Thursday, 15 October 2015 13:38

Why Technical Schools are viable solutions to real problems

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A real life world is characterized by an assortment of problems and opportunities. These real problems generally manifest themselves in the form of unemployment, retrenchment, illiteracy and poverty. A technical school trains and produces learners with academic and theoretical knowledge enabling them to enter the job market at a minimum and possibly develop their own enterprises in the trades.

Examples of trades are found in every society in South Africa. They are plumbing, construction, welding, motor mechanics, electronics, electrical and digital technology, as well as fitting and turning. These are usually realized through architects, civil and electrical engineers, Information Technology technicians, as well as general artisans and tradesmen.

A technical school has a duty to produce a full spectrum of learners for their next step of life. In doing so, we create a ‘team’ who will soon be required to use their know-how to maintain existing industrial infrastructure such as boilers, mechanical engines and power stations. Maintenance of such infrastructure influences sustainability of productivity of our communities. The need for problem solving was evident with recent Eskom’s power outages that shook the country’s economy. This unfortunate reality ignited the creative realm for individuals to innovate new and safer technological developments that can increase productivity whilst remaining less harmful to all life.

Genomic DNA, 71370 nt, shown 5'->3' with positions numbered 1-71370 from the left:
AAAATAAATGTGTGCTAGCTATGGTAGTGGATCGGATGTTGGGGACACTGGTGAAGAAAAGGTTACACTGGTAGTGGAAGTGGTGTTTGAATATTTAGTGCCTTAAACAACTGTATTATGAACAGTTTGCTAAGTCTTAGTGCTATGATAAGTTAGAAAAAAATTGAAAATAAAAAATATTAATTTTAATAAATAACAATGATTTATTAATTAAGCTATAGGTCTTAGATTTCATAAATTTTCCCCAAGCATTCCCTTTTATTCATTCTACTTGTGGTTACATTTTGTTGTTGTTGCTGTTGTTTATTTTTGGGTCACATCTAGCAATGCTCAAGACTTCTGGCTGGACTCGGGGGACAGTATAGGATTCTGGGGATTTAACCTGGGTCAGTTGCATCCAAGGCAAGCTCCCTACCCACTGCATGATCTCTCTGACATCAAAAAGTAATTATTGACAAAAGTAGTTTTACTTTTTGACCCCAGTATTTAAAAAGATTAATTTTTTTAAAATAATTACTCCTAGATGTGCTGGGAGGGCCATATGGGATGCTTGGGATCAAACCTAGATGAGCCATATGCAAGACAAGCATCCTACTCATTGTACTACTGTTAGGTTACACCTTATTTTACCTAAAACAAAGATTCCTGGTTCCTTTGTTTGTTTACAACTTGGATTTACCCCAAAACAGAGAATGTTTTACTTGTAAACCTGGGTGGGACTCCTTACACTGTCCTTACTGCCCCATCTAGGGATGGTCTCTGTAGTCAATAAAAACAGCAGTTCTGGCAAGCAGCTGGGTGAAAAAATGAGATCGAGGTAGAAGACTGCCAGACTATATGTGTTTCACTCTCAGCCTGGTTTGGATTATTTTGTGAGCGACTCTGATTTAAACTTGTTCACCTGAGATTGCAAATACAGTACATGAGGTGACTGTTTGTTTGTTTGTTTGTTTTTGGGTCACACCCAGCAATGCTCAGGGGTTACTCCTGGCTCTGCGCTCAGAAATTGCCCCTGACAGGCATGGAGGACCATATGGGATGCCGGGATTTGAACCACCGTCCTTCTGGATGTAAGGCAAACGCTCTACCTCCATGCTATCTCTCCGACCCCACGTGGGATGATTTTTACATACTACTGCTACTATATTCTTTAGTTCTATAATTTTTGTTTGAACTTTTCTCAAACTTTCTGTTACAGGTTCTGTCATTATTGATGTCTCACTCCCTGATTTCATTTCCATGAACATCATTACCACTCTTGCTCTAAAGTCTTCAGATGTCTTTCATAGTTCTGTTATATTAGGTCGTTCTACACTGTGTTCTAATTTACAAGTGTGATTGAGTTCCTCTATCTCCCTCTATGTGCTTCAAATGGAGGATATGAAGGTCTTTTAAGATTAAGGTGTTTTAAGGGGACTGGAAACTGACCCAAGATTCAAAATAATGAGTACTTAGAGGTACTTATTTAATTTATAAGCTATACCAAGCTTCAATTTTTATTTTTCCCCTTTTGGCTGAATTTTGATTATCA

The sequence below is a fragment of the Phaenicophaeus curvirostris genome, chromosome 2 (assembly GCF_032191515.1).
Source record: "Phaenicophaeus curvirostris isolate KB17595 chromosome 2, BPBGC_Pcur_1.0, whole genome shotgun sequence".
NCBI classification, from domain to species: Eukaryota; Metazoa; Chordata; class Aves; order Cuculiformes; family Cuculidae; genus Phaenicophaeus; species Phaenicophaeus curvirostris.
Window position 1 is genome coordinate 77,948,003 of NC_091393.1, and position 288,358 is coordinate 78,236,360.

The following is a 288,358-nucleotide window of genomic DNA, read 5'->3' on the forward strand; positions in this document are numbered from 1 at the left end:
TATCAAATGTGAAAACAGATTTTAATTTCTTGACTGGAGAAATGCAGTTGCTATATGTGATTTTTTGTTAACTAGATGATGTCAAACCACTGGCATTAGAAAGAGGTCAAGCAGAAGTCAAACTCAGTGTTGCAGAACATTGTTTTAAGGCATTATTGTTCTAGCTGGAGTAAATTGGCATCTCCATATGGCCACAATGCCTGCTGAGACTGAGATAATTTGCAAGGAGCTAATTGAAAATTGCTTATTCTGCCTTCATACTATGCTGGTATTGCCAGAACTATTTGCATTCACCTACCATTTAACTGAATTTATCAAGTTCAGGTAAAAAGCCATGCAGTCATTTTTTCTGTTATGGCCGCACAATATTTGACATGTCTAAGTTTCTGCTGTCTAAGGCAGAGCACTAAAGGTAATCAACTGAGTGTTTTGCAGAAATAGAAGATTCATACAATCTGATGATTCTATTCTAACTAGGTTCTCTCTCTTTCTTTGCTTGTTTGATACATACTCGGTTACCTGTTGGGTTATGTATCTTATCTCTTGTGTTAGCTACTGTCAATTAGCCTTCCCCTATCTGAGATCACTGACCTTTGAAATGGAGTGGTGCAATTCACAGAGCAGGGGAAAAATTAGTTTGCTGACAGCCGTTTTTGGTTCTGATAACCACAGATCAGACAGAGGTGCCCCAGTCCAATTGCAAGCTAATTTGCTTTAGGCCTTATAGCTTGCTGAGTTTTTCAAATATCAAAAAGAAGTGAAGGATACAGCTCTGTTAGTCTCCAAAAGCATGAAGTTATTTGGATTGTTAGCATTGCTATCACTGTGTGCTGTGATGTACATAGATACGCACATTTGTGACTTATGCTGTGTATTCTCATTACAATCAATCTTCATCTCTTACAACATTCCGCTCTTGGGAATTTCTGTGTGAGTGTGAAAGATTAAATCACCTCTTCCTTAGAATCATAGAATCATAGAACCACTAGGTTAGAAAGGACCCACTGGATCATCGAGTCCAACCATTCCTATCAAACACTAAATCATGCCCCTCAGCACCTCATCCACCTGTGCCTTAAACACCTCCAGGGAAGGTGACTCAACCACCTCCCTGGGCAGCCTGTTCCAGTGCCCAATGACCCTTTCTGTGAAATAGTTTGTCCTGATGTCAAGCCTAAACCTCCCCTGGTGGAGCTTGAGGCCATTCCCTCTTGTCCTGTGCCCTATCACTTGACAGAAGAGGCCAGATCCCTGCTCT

Technical schools provide opportunities to affordable, inventive, working solutions used in other faculties such as medicine and science. One fine example includes the titanium and plastic implants being developed at Central University of Technology for cancer patients. Technical schools are logical first steps to technical institutions of higher learning like CUT. Their existence guarantees a conveyor-belt of prospective artisans and professionals is continually delivered to the tertiary level.

In a practical sense, our schools will graduate learners with basic trades’ skills in woodworking, carpentry and plumbing, amongst other abilities. These are talents needed by almost every sector of the economy. An option is to be self-employed. Thus, either way, they will be capable of earning a living. Furthermore, they can help their parents avoid unnecessary expenditures on repairs and maintenance around the household or possibly generate income doing ‘pick-up’ jobs.

Technical schools, like football coaches working daily with teams to practice and get ready for “game day”, prepare learners by equipping them with skills for their future. This is indeed what makes technical schools viable solutions for real world problems and opportunities; we get them ready for life.

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